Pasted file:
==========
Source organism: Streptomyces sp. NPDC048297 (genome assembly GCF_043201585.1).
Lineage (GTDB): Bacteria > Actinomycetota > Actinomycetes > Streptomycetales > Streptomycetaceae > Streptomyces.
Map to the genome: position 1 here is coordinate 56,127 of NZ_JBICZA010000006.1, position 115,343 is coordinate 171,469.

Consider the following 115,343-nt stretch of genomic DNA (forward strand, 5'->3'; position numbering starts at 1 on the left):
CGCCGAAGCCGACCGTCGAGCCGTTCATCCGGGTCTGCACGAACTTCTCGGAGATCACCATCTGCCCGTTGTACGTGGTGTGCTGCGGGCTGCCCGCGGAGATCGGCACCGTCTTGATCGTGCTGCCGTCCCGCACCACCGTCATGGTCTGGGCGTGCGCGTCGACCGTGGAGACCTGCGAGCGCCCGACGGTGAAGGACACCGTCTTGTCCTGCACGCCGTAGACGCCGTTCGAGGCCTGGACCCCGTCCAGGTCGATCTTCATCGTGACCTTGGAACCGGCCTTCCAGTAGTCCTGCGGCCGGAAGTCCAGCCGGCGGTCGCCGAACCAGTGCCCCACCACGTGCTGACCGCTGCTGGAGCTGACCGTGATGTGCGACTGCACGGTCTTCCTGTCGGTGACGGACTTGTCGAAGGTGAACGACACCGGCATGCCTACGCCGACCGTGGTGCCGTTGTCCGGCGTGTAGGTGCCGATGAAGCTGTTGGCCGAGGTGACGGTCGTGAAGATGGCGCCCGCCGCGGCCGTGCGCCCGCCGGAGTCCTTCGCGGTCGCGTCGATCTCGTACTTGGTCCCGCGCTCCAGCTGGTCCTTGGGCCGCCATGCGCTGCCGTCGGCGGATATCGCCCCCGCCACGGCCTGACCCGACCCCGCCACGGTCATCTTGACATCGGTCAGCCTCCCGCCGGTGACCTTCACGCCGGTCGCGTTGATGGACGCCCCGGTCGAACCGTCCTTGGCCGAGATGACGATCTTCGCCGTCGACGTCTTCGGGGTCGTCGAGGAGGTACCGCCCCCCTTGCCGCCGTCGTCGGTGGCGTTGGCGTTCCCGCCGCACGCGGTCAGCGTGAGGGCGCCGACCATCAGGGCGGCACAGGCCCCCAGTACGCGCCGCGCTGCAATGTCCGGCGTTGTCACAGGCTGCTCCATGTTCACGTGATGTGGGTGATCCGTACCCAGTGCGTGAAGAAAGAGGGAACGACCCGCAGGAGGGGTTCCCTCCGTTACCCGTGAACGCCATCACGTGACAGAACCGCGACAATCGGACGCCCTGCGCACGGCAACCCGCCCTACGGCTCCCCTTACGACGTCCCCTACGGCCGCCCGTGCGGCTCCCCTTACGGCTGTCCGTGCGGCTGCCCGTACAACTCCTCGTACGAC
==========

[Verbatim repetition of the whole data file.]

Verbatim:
Source organism: Streptomyces sp. NPDC048297 (genome assembly GCF_043201585.1).
Lineage (GTDB): Bacteria > Actinomycetota > Actinomycetes > Streptomycetales > Streptomycetaceae > Streptomyces.
Map to the genome: position 1 here is coordinate 56,127 of NZ_JBICZA010000006.1, position 115,343 is coordinate 171,469.

Consider the following 115,343-nt stretch of genomic DNA (forward strand, 5'->3'; position numbering starts at 1 on the left):
CGCCGAAGCCGACCGTCGAGCCGTTCATCCGGGTCTGCACGAACTTCTCGGAGATCACCATCTGCCCGTTGTACGTGGTGTGCTGCGGGCTGCCCGCGGAGATCGGCACCGTCTTGATCGTGCTGCCGTCCCGCACCACCGTCATGGTCTGGGCGTGCGCGTCGACCGTGGAGACCTGCGAGCGCCCGACGGTGAAGGACACCGTCTTGTCCTGCACGCCGTAGACGCCGTTCGAGGCCTGGACCCCGTCCAGGTCGATCTTCATCGTGACCTTGGAACCGGCCTTCCAGTAGTCCTGCGGCCGGAAGTCCAGCCGGCGGTCGCCGAACCAGTGCCCCACCACGTGCTGACCGCTGCTGGAGCTGACCGTGATGTGCGACTGCACGGTCTTCCTGTCGGTGACGGACTTGTCGAAGGTGAACGACACCGGCATGCCTACGCCGACCGTGGTGCCGTTGTCCGGCGTGTAGGTGCCGATGAAGCTGTTGGCCGAGGTGACGGTCGTGAAGATGGCGCCCGCCGCGGCCGTGCGCCCGCCGGAGTCCTTCGCGGTCGCGTCGATCTCGTACTTGGTCCCGCGCTCCAGCTGGTCCTTGGGCCGCCATGCGCTGCCGTCGGCGGATATCGCCCCCGCCACGGCCTGACCCGACCCCGCCACGGTCATCTTGACATCGGTCAGCCTCCCGCCGGTGACCTTCACGCCGGTCGCGTTGATGGACGCCCCGGTCGAACCGTCCTTGGCCGAGATGACGATCTTCGCCGTCGACGTCTTCGGGGTCGTCGAGGAGGTACCGCCCCCCTTGCCGCCGTCGTCGGTGGCGTTGGCGTTCCCGCCGCACGCGGTCAGCGTGAGGGCGCCGACCATCAGGGCGGCACAGGCCCCCAGTACGCGCCGCGCTGCAATGTCCGGCGTTGTCACAGGCTGCTCCATGTTCACGTGATGTGGGTGATCCGTACCCAGTGCGTGAAGAAAGAGGGAACGACCCGCAGGAGGGGTTCCCTCCGTTACCCGTGAACGCCATCACGTGACAGAACCGCGACAATCGGACGCCCTGCGCACGGCAACCCGCCCTACGGCTCCCCTTACGACGTCCCCTACGGCCGCCCGTGCGGCTCCCCTTACGGCTGTCCGTGCGGCTGCCCGTACAACTCCTCGTACGAC